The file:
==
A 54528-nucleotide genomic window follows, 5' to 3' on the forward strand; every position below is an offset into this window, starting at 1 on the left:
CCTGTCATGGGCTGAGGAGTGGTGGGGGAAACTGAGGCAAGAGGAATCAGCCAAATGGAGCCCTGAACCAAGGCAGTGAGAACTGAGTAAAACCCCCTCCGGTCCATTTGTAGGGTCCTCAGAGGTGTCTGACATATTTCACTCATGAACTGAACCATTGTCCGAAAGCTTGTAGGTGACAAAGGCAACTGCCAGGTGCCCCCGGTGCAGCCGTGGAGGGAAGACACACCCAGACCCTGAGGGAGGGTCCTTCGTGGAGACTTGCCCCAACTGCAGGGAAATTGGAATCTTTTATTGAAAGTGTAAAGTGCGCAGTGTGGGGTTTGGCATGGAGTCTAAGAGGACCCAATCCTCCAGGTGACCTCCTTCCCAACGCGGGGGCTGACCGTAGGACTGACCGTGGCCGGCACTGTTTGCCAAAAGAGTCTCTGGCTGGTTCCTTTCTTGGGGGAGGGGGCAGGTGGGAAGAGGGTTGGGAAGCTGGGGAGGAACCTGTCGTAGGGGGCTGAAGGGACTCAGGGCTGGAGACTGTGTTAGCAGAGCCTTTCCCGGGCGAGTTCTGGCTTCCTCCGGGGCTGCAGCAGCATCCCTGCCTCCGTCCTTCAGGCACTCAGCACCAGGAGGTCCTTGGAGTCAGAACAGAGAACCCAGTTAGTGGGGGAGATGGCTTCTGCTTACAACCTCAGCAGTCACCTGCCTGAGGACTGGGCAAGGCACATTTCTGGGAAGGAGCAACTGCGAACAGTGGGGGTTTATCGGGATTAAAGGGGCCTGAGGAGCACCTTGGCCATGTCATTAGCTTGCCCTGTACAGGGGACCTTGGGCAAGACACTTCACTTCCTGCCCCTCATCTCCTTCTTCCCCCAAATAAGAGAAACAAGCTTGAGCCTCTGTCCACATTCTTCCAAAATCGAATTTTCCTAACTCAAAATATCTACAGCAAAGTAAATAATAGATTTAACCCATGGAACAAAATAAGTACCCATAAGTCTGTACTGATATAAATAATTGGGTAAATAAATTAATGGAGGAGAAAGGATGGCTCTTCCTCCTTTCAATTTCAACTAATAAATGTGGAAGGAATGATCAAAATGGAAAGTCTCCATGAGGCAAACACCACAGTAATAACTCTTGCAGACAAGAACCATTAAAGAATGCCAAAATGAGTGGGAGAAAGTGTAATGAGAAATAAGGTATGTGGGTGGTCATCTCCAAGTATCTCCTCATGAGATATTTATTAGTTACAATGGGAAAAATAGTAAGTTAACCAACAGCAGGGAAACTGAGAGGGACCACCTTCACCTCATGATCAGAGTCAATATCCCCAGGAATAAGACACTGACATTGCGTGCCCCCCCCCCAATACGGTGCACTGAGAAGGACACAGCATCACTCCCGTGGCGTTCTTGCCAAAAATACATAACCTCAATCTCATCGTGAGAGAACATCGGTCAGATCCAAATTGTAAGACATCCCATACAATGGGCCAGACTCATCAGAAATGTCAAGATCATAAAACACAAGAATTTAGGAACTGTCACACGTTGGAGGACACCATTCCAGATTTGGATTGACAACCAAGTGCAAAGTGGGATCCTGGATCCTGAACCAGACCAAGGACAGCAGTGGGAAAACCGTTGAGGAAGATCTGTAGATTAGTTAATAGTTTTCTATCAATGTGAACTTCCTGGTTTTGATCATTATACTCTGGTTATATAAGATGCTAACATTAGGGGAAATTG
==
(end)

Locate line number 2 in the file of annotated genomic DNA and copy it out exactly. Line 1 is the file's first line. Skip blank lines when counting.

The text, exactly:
CCTGTCATGGGCTGAGGAGTGGTGGGGGAAACTGAGGCAAGAGGAATCAGCCAAATGGAGCCCTGAACCAAGGCAGTGAGAACTGAGTAAAACCCCCTCCGGTCCATTTGTAGGGTCCTCAGAGGTGTCTGACATATTTCACTCATGAACTGAACCATTGTCCGAAAGCTTGTAGGTGACAAAGGCAACTGCCAGGTGCCCCCGGTGCAGCCGTGGAGGGAAGACACACCCAGACCCTGAGGGAGGGTCCTTCGTGGAGACTTGCCCCAACTGCAGGGAAATTGGAATCTTTTATTGAAAGTGTAAAGTGCGCAGTGTGGGGTTTGGCATGGAGTCTAAGAGGACCCAATCCTCCAGGTGACCTCCTTCCCAACGCGGGGGCTGACCGTAGGACTGACCGTGGCCGGCACTGTTTGCCAAAAGAGTCTCTGGCTGGTTCCTTTCTTGGGGGAGGGGGCAGGTGGGAAGAGGGTTGGGAAGCTGGGGAGGAACCTGTCGTAGGGGGCTGAAGGGACTCAGGGCTGGAGACTGTGTTAGCAGAGCCTTTCCCGGGCGAGTTCTGGCTTCCTCCGGGGCTGCAGCAGCATCCCTGCCTCCGTCCTTCAGGCACTCAGCACCAGGAGGTCCTTGGAGTCAGAACAGAGAACCCAGTTAGTGGGGGAGATGGCTTCTGCTTACAACCTCAGCAGTCACCTGCCTGAGGACTGGGCAAGGCACATTTCTGGGAAGGAGCAACTGCGAACAGTGGGGGTTTATCGGGATTAAAGGGGCCTGAGGAGCACCTTGGCCATGTCATTAGCTTGCCCTGTACAGGGGACCTTGGGCAAGACACTTCACTTCCTGCCCCTCATCTCCTTCTTCCCCCAAATAAGAGAAACAAGCTTGAGCCTCTGTCCACATTCTTCCAAAATCGAATTTTCCTAACTCAAAATATCTACAGCAAAGTAAATAATAGATTTAACCCATGGAACAAAATAAGTACCCATAAGTCTGTACTGATATAAATAATTGGGTAAATAAATTAATGGAGGAGAAAGGATGGCTCTTCCTCCTTTCAATTTCAACTAATAAATGTGGAAGGAATGATCAAAATGGAAAGTCTCCATGAGGCAAACACCACAGTAATAACTCTTGCAGACAAGAACCATTAAAGAATGCCAAAATGAGTGGGAGAAAGTGTAATGAGAAATAAGGTATGTGGGTGGTCATCTCCAAGTATCTCCTCATGAGATATTTATTAGTTACAATGGGAAAAATAGTAAGTTAACCAACAGCAGGGAAACTGAGAGGGACCACCTTCACCTCATGATCAGAGTCAATATCCCCAGGAATAAGACACTGACATTGCGTGCCCCCCCCCCAATACGGTGCACTGAGAAGGACACAGCATCACTCCCGTGGCGTTCTTGCCAAAAATACATAACCTCAATCTCATCGTGAGAGAACATCGGTCAGATCCAAATTGTAAGACATCCCATACAATGGGCCAGACTCATCAGAAATGTCAAGATCATAAAACACAAGAATTTAGGAACTGTCACACGTTGGAGGACACCATTCCAGATTTGGATTGACAACCAAGTGCAAAGTGGGATCCTGGATCCTGAACCAGACCAAGGACAGCAGTGGGAAAACCGTTGAGGAAGATCTGTAGATTAGTTAATAGTTTTCTATCAATGTGAACTTCCTGGTTTTGATCATTATACTCTGGTTATATAAGATGCTAACATTAGGGGAAATTG